JHU's Applied Physics Lab is working on a way to protect Earth from asteroids - Technical.ly Baltimore


Jul. 6, 2017 10:31 am

JHU’s Applied Physics Lab is working on a way to protect Earth from asteroids

DART would send a satellite to deflect an asteroid off its course. The mission got approval from NASA to move into the design phase.

DART could one day save us all.

(Photo courtesy NASA/JHUAPL)

Johns Hopkins Applied Physics Lab’s latest space mission: Flying a satellite into an asteroid.

Scientists from the Laurel-based lab recently got the go-ahead from NASA to move forward on design of a spacecraft that could land on an asteroid, and deflect it from a collision course with Earth. The refrigerator-sized spacecraft would be the centerpiece of a mission called Double Asteroid Redirection Test, or DART.

The problem they’re trying to solve may recall certain late 1990s blockbusters. In this case, however, there isn’t imminent danger and the asteroids don’t need to be broken apart. As the JHU Hub explains, it just takes a little nudge:

DART would use what is known as a kinetic impactor technique—striking the asteroid to shift its orbit. The impact would change the speed of a threatening asteroid by a small fraction of its total velocity, but by doing so well before the predicted impact, this small nudge will add up over time to a big shift of the asteroid’s path away from Earth.

NASA tracks asteroids that approach “near-Earth” from the ground. The most recent large asteroid to catch astronomers’ attention came within a mere 1.1 million miles of Earth in April.

DART has one goal: planetary defense. While saving the planet would be an obvious need, the satellite could also target asteroids that are large enough to do “regional damage.” In a test that would take place in 2024, when the satellite would look to knock one of a twin asteroid called Didymos off its course. This is only a test, and the 530-ft. asteroid is not on a course for Earth. Here’s what it would look like:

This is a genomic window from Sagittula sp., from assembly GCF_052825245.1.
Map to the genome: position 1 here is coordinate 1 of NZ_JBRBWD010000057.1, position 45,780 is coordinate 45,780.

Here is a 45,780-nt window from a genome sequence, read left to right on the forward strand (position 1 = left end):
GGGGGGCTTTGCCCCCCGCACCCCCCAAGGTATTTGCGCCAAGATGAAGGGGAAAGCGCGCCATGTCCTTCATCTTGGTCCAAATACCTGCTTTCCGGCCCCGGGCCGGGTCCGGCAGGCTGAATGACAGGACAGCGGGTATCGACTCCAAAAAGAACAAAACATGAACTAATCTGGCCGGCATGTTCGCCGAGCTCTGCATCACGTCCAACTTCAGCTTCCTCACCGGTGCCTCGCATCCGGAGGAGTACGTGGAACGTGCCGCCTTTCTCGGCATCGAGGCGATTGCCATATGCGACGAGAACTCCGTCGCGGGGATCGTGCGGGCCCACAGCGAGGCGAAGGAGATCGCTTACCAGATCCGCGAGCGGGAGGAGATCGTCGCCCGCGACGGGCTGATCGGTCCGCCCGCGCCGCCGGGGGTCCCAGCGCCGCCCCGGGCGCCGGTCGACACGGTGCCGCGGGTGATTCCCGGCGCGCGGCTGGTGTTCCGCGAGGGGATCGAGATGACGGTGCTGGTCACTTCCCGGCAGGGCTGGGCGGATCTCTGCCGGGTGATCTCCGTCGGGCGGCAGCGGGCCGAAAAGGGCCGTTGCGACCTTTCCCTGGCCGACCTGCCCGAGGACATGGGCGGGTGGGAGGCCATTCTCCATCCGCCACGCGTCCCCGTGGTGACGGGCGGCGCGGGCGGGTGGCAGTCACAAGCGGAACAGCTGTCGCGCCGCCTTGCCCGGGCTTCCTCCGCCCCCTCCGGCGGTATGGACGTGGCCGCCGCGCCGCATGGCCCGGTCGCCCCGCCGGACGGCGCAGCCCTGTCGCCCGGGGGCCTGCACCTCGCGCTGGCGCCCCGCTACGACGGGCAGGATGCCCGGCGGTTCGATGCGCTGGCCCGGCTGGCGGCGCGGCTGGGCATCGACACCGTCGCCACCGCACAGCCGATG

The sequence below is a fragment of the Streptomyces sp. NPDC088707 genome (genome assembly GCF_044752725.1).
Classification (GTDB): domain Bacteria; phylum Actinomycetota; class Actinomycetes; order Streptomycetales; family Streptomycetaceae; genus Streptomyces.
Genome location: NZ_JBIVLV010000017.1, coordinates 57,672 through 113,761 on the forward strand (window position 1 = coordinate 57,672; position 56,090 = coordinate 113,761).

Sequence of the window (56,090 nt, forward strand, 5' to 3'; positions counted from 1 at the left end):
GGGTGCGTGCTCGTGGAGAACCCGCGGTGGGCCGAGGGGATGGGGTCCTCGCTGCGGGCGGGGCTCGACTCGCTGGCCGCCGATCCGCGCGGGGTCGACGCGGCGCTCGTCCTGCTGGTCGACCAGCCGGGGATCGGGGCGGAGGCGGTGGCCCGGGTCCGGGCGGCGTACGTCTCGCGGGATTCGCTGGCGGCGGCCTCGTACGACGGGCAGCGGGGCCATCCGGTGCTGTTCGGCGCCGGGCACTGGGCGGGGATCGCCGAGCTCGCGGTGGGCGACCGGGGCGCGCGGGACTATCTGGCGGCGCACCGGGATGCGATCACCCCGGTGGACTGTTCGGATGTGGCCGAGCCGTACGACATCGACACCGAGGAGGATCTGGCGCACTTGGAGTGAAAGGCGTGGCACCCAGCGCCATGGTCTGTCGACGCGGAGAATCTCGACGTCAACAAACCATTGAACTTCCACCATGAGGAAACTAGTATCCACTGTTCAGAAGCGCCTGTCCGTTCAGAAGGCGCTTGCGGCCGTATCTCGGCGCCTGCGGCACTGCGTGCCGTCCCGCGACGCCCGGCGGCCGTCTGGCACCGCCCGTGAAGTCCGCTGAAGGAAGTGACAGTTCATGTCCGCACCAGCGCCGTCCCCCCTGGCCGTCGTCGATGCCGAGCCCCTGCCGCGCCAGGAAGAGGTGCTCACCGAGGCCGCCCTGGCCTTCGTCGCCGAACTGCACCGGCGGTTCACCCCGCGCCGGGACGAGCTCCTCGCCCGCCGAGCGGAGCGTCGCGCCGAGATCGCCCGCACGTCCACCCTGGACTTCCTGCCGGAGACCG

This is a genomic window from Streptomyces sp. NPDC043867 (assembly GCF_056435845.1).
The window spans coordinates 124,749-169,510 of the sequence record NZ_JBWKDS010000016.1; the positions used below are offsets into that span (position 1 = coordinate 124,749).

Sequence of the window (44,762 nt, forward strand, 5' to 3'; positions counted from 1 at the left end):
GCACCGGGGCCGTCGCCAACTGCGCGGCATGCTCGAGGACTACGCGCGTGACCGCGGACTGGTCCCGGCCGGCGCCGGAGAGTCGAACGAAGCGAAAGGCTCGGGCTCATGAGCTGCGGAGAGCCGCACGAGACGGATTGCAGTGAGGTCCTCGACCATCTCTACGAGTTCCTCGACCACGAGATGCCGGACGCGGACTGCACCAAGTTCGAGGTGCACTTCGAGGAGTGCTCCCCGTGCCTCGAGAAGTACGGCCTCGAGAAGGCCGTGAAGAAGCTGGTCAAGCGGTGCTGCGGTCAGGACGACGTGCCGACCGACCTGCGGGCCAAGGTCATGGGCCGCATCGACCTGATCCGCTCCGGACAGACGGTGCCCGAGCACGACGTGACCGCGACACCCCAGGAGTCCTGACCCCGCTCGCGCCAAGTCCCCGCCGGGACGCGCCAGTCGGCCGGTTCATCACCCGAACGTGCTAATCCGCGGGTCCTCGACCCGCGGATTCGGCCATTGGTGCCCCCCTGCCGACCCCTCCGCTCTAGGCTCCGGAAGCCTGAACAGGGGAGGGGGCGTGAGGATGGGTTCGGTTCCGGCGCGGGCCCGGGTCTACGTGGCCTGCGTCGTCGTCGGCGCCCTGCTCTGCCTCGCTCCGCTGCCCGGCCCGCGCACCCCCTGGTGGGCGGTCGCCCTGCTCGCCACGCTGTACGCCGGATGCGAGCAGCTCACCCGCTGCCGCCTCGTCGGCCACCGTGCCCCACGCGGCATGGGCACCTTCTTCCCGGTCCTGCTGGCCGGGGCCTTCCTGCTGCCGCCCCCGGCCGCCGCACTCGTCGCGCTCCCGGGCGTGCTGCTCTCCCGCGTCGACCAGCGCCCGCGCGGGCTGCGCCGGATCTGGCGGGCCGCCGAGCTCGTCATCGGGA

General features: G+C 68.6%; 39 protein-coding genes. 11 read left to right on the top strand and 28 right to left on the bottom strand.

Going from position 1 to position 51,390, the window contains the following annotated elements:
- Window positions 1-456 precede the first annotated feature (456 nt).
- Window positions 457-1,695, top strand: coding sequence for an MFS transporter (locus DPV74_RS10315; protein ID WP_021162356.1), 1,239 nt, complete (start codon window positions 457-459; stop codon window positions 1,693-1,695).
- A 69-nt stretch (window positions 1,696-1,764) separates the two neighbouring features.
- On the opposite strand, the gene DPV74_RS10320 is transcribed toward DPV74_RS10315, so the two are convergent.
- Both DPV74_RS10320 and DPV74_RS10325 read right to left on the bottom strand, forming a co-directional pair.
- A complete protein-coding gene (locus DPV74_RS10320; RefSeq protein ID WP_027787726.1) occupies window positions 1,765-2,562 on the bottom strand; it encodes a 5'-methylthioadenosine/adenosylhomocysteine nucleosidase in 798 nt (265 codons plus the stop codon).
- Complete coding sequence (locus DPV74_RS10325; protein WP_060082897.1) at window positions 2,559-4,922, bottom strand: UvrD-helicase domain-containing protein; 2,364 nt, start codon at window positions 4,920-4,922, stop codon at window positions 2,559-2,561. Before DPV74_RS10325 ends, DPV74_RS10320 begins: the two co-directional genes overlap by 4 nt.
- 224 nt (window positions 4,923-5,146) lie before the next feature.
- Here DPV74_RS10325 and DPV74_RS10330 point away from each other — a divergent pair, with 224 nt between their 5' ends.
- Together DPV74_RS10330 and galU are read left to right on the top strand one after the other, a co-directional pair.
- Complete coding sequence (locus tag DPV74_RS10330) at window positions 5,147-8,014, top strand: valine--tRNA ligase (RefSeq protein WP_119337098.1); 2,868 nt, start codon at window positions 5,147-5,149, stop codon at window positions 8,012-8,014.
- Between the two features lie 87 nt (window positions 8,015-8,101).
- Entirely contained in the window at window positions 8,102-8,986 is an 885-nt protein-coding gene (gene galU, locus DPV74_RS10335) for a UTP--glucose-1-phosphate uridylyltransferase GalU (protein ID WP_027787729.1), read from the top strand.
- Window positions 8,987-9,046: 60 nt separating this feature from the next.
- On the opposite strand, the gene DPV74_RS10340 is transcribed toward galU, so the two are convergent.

“Since we don’t know that much about their internal structure or composition, we need to perform this experiment on a real asteroid,” JHUAPL’s Andy Cheng said in a statement. “With DART, we can show how to protect Earth from an asteroid strike with a kinetic impactor by knocking the hazardous object into a different flight path that would not threaten the planet.”


APL has found been at the center of some of NASA’s most attention-grabbing satellites. The lab operated the mission to Pluto, and is working on the first satellite to touch the Sun.

Stephen Babcock

Stephen Babcock is Market Editor for Technical.ly Baltimore and Technical.ly DC. A graduate of Northeastern University, he moved to Baltimore following stints in New Orleans and Rio Arriba County, New Mexico. His work has appeared in The New York Times, Baltimore Fishbowl, NOLA Defender, NOLA.com/The Times-Picayune and the Rio Grande Sun.


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